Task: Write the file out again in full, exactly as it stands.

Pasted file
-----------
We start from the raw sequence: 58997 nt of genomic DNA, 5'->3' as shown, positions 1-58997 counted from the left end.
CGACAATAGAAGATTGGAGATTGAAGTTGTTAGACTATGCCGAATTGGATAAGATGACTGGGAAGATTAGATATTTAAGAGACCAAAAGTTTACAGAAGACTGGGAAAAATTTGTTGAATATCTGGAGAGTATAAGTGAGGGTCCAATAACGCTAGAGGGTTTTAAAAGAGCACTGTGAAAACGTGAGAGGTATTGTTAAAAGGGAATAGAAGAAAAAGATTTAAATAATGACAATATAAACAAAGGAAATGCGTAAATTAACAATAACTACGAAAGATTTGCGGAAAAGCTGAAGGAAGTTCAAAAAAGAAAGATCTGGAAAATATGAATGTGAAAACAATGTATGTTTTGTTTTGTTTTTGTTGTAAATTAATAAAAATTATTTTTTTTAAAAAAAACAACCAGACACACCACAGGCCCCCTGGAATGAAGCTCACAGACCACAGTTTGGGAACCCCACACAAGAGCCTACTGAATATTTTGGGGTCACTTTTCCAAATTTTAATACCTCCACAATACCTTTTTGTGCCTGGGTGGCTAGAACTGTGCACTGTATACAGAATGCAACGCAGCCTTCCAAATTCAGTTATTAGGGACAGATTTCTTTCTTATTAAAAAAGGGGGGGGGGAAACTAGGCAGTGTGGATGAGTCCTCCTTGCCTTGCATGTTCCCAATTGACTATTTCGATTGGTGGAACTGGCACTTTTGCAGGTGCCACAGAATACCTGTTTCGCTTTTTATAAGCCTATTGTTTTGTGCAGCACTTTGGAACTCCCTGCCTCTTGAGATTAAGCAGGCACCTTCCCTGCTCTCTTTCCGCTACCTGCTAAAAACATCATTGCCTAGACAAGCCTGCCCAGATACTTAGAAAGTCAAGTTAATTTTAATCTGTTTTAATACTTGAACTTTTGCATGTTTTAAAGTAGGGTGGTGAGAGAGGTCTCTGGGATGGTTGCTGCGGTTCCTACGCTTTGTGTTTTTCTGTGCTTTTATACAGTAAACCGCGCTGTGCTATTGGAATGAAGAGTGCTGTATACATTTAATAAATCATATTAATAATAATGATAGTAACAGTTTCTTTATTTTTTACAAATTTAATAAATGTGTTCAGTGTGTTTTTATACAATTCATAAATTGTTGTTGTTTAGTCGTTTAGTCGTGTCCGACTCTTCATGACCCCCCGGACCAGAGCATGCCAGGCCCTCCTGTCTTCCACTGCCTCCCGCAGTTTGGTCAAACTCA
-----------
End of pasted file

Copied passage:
We start from the raw sequence: 58997 nt of genomic DNA, 5'->3' as shown, positions 1-58997 counted from the left end.
CGACAATAGAAGATTGGAGATTGAAGTTGTTAGACTATGCCGAATTGGATAAGATGACTGGGAAGATTAGATATTTAAGAGACCAAAAGTTTACAGAAGACTGGGAAAAATTTGTTGAATATCTGGAGAGTATAAGTGAGGGTCCAATAACGCTAGAGGGTTTTAAAAGAGCACTGTGAAAACGTGAGAGGTATTGTTAAAAGGGAATAGAAGAAAAAGATTTAAATAATGACAATATAAACAAAGGAAATGCGTAAATTAACAATAACTACGAAAGATTTGCGGAAAAGCTGAAGGAAGTTCAAAAAAGAAAGATCTGGAAAATATGAATGTGAAAACAATGTATGTTTTGTTTTGTTTTTGTTGTAAATTAATAAAAATTATTTTTTTTAAAAAAAACAACCAGACACACCACAGGCCCCCTGGAATGAAGCTCACAGACCACAGTTTGGGAACCCCACACAAGAGCCTACTGAATATTTTGGGGTCACTTTTCCAAATTTTAATACCTCCACAATACCTTTTTGTGCCTGGGTGGCTAGAACTGTGCACTGTATACAGAATGCAACGCAGCCTTCCAAATTCAGTTATTAGGGACAGATTTCTTTCTTATTAAAAAAGGGGGGGGGGAAACTAGGCAGTGTGGATGAGTCCTCCTTGCCTTGCATGTTCCCAATTGACTATTTCGATTGGTGGAACTGGCACTTTTGCAGGTGCCACAGAATACCTGTTTCGCTTTTTATAAGCCTATTGTTTTGTGCAGCACTTTGGAACTCCCTGCCTCTTGAGATTAAGCAGGCACCTTCCCTGCTCTCTTTCCGCTACCTGCTAAAAACATCATTGCCTAGACAAGCCTGCCCAGATACTTAGAAAGTCAAGTTAATTTTAATCTGTTTTAATACTTGAACTTTTGCATGTTTTAAAGTAGGGTGGTGAGAGAGGTCTCTGGGATGGTTGCTGCGGTTCCTACGCTTTGTGTTTTTCTGTGCTTTTATACAGTAAACCGCGCTGTGCTATTGGAATGAAGAGTGCTGTATACATTTAATAAATCATATTAATAATAATGATAGTAACAGTTTCTTTATTTTTTACAAATTTAATAAATGTGTTCAGTGTGTTTTTATACAATTCATAAATTGTTGTTGTTTAGTCGTTTAGTCGTGTCCGACTCTTCATGACCCCCCGGACCAGAGCATGCCAGGCCCTCCTGTCTTCCACTGCCTCCCGCAGTTTGGTCAAACTCA